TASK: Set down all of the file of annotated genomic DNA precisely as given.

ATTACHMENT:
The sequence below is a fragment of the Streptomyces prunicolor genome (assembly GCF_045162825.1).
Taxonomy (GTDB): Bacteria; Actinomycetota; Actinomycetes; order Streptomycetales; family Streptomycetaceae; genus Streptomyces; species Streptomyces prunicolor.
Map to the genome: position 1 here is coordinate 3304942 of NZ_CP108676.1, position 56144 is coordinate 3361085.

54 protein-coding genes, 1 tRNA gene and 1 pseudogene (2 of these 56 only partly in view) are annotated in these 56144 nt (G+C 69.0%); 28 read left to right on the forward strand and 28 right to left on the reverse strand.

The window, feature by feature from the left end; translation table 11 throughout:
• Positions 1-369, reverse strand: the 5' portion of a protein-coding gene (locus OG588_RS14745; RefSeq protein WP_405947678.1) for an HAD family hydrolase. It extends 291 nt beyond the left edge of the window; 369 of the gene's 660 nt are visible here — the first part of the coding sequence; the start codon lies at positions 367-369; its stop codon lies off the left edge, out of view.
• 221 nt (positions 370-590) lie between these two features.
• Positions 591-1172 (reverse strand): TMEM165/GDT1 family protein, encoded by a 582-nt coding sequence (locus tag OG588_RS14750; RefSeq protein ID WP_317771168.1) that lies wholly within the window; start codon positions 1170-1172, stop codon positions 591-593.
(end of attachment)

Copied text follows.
The sequence below is a fragment of the Streptomyces prunicolor genome (assembly GCF_045162825.1).
Taxonomy (GTDB): Bacteria; Actinomycetota; Actinomycetes; order Streptomycetales; family Streptomycetaceae; genus Streptomyces; species Streptomyces prunicolor.
Map to the genome: position 1 here is coordinate 3304942 of NZ_CP108676.1, position 56144 is coordinate 3361085.

54 protein-coding genes, 1 tRNA gene and 1 pseudogene (2 of these 56 only partly in view) are annotated in these 56144 nt (G+C 69.0%); 28 read left to right on the forward strand and 28 right to left on the reverse strand.

The window, feature by feature from the left end; translation table 11 throughout:
• Positions 1-369, reverse strand: the 5' portion of a protein-coding gene (locus OG588_RS14745; RefSeq protein WP_405947678.1) for an HAD family hydrolase. It extends 291 nt beyond the left edge of the window; 369 of the gene's 660 nt are visible here — the first part of the coding sequence; the start codon lies at positions 367-369; its stop codon lies off the left edge, out of view.
• 221 nt (positions 370-590) lie between these two features.
• Positions 591-1172 (reverse strand): TMEM165/GDT1 family protein, encoded by a 582-nt coding sequence (locus tag OG588_RS14750; RefSeq protein ID WP_317771168.1) that lies wholly within the window; start codon positions 1170-1172, stop codon positions 591-593.